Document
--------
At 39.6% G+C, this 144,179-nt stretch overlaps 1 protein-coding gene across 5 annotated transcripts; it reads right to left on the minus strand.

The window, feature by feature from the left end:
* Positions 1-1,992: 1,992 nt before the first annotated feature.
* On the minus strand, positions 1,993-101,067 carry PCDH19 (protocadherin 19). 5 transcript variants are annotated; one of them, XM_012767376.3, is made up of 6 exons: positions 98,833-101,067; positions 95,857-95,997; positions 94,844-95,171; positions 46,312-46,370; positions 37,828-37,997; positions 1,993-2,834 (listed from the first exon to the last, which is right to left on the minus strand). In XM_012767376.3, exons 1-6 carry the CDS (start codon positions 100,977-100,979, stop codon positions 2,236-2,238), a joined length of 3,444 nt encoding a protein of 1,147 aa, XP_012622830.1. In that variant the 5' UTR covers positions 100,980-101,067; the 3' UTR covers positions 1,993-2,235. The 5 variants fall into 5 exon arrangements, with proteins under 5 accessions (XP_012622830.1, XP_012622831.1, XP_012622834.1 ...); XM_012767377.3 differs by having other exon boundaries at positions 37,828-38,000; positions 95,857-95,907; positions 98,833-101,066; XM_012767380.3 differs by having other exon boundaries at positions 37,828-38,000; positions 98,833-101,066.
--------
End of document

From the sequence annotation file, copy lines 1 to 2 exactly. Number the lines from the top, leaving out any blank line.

At 39.6% G+C, this 144,179-nt stretch overlaps 1 protein-coding gene across 5 annotated transcripts; it reads right to left on the minus strand.

The window, feature by feature from the left end: